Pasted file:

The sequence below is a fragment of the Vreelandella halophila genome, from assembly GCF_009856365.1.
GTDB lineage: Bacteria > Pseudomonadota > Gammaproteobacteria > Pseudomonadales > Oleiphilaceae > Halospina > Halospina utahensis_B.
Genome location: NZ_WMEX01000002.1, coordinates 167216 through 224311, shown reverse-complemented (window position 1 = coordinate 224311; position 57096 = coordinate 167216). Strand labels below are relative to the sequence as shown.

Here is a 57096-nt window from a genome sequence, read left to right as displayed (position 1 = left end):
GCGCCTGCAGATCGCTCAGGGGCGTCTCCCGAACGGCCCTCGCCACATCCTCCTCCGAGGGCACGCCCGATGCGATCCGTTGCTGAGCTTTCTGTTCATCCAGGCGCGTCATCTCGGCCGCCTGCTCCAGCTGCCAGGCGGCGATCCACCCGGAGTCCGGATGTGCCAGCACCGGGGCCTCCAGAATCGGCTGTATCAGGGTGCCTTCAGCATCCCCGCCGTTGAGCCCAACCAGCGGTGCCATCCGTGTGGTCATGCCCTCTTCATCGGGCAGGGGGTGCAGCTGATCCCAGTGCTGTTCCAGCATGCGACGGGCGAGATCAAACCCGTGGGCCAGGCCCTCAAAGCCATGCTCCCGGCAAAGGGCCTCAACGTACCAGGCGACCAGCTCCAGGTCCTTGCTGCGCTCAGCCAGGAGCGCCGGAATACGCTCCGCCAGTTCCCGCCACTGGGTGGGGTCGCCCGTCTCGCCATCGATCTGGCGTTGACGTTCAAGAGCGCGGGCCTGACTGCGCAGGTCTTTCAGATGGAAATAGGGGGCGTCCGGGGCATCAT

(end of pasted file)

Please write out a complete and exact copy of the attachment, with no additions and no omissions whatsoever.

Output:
The sequence below is a fragment of the Vreelandella halophila genome, from assembly GCF_009856365.1.
GTDB lineage: Bacteria > Pseudomonadota > Gammaproteobacteria > Pseudomonadales > Oleiphilaceae > Halospina > Halospina utahensis_B.
Genome location: NZ_WMEX01000002.1, coordinates 167216 through 224311, shown reverse-complemented (window position 1 = coordinate 224311; position 57096 = coordinate 167216). Strand labels below are relative to the sequence as shown.

Here is a 57096-nt window from a genome sequence, read left to right as displayed (position 1 = left end):
GCGCCTGCAGATCGCTCAGGGGCGTCTCCCGAACGGCCCTCGCCACATCCTCCTCCGAGGGCACGCCCGATGCGATCCGTTGCTGAGCTTTCTGTTCATCCAGGCGCGTCATCTCGGCCGCCTGCTCCAGCTGCCAGGCGGCGATCCACCCGGAGTCCGGATGTGCCAGCACCGGGGCCTCCAGAATCGGCTGTATCAGGGTGCCTTCAGCATCCCCGCCGTTGAGCCCAACCAGCGGTGCCATCCGTGTGGTCATGCCCTCTTCATCGGGCAGGGGGTGCAGCTGATCCCAGTGCTGTTCCAGCATGCGACGGGCGAGATCAAACCCGTGGGCCAGGCCCTCAAAGCCATGCTCCCGGCAAAGGGCCTCAACGTACCAGGCGACCAGCTCCAGGTCCTTGCTGCGCTCAGCCAGGAGCGCCGGAATACGCTCCGCCAGTTCCCGCCACTGGGTGGGGTCGCCCGTCTCGCCATCGATCTGGCGTTGACGTTCAAGAGCGCGGGCCTGACTGCGCAGGTCTTTCAGATGGAAATAGGGGGCGTCCGGGGCATCAT